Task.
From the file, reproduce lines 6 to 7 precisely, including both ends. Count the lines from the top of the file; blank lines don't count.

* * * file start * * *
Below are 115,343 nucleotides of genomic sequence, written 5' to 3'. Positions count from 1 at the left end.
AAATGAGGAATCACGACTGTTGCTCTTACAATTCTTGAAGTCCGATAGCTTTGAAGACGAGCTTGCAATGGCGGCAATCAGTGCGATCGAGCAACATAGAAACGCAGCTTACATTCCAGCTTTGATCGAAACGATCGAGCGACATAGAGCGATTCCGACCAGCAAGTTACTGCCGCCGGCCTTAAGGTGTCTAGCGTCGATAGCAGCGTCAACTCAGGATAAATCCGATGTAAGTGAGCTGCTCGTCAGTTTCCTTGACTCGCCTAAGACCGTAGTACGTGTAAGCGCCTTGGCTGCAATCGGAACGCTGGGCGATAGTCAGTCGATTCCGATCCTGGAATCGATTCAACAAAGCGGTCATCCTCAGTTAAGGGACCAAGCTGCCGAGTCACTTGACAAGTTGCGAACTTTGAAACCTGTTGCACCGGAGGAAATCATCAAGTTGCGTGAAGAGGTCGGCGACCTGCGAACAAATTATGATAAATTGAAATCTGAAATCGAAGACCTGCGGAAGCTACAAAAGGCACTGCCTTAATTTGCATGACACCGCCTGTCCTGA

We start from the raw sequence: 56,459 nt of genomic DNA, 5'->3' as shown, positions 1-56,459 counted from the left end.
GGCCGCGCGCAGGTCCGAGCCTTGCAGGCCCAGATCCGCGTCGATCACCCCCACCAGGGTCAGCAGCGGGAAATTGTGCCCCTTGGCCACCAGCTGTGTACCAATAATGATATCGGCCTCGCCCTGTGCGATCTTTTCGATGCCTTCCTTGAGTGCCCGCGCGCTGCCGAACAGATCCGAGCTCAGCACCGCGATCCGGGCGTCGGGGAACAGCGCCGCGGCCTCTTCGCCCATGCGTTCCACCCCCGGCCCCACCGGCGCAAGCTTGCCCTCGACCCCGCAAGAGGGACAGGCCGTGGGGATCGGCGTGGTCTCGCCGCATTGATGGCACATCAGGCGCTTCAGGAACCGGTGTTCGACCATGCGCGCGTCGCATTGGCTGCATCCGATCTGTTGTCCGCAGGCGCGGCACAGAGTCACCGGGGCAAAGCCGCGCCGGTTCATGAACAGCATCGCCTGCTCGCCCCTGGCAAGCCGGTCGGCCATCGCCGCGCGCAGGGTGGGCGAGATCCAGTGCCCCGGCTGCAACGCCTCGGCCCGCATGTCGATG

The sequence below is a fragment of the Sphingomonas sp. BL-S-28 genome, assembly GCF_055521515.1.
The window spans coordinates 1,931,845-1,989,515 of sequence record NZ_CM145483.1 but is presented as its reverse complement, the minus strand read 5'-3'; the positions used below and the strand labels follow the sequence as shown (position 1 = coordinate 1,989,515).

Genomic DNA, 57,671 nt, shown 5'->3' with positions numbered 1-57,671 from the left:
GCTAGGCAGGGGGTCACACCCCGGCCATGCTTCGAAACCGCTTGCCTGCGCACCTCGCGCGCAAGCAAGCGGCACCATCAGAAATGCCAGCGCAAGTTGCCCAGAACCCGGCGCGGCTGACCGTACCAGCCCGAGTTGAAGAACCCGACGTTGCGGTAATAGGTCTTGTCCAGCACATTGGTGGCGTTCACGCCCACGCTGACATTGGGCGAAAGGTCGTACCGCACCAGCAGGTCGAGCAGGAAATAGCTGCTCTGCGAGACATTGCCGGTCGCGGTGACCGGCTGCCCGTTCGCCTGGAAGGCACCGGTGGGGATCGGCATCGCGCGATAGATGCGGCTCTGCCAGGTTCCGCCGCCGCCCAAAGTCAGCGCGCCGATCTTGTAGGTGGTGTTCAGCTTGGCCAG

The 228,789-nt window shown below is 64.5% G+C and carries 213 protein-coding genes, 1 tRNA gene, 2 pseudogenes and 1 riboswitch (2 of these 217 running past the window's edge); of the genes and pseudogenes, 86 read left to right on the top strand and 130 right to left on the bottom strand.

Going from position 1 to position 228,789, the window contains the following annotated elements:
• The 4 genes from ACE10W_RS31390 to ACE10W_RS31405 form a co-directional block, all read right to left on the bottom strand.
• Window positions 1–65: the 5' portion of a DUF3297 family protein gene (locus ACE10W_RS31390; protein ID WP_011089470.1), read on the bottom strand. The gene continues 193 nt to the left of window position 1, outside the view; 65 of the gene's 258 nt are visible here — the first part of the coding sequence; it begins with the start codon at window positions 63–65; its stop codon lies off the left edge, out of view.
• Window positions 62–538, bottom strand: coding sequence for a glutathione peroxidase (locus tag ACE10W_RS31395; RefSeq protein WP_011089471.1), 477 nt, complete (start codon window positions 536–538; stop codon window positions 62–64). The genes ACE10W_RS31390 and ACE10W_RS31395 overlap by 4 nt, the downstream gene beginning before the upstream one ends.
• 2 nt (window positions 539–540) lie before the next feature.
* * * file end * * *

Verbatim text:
The window spans coordinates 1,931,845-1,989,515 of sequence record NZ_CM145483.1 but is presented as its reverse complement, the minus strand read 5'-3'; the positions used below and the strand labels follow the sequence as shown (position 1 = coordinate 1,989,515).

Genomic DNA, 57,671 nt, shown 5'->3' with positions numbered 1-57,671 from the left: